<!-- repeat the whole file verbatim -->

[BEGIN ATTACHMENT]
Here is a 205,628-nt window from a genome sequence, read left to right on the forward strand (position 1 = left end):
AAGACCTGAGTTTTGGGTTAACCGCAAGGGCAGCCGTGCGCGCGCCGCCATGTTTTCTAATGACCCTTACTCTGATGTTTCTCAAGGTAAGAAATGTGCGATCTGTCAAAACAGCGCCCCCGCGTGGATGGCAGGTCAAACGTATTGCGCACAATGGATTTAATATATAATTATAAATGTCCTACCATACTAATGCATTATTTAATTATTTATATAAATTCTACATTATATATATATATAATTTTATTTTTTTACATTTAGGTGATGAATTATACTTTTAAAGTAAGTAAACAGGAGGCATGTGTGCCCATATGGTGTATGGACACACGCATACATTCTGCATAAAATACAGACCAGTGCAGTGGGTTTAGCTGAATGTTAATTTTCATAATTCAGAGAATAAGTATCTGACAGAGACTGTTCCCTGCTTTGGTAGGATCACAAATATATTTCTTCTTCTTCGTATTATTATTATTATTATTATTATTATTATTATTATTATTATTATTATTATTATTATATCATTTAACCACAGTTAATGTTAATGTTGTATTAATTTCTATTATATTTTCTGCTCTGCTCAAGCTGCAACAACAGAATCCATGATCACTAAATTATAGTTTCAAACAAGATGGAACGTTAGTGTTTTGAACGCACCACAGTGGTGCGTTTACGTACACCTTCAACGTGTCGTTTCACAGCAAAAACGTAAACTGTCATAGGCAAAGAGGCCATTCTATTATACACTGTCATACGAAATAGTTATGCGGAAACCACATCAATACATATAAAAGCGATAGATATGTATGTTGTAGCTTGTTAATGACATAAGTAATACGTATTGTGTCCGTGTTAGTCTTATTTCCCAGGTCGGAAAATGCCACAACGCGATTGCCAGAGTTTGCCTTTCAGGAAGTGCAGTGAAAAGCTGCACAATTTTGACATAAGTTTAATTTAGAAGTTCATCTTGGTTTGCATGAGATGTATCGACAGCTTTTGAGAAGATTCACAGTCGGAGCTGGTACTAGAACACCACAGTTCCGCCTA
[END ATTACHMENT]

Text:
Here is a 205,628-nt window from a genome sequence, read left to right on the forward strand (position 1 = left end):
AAGACCTGAGTTTTGGGTTAACCGCAAGGGCAGCCGTGCGCGCGCCGCCATGTTTTCTAATGACCCTTACTCTGATGTTTCTCAAGGTAAGAAATGTGCGATCTGTCAAAACAGCGCCCCCGCGTGGATGGCAGGTCAAACGTATTGCGCACAATGGATTTAATATATAATTATAAATGTCCTACCATACTAATGCATTATTTAATTATTTATATAAATTCTACATTATATATATATATAATTTTATTTTTTTACATTTAGGTGATGAATTATACTTTTAAAGTAAGTAAACAGGAGGCATGTGTGCCCATATGGTGTATGGACACACGCATACATTCTGCATAAAATACAGACCAGTGCAGTGGGTTTAGCTGAATGTTAATTTTCATAATTCAGAGAATAAGTATCTGACAGAGACTGTTCCCTGCTTTGGTAGGATCACAAATATATTTCTTCTTCTTCGTATTATTATTATTATTATTATTATTATTATTATTATTATTATTATTATTATTATTATATCATTTAACCACAGTTAATGTTAATGTTGTATTAATTTCTATTATATTTTCTGCTCTGCTCAAGCTGCAACAACAGAATCCATGATCACTAAATTATAGTTTCAAACAAGATGGAACGTTAGTGTTTTGAACGCACCACAGTGGTGCGTTTACGTACACCTTCAACGTGTCGTTTCACAGCAAAAACGTAAACTGTCATAGGCAAAGAGGCCATTCTATTATACACTGTCATACGAAATAGTTATGCGGAAACCACATCAATACATATAAAAGCGATAGATATGTATGTTGTAGCTTGTTAATGACATAAGTAATACGTATTGTGTCCGTGTTAGTCTTATTTCCCAGGTCGGAAAATGCCACAACGCGATTGCCAGAGTTTGCCTTTCAGGAAGTGCAGTGAAAAGCTGCACAATTTTGACATAAGTTTAATTTAGAAGTTCATCTTGGTTTGCATGAGATGTATCGACAGCTTTTGAGAAGATTCACAGTCGGAGCTGGTACTAGAACACCACAGTTCCGCCTA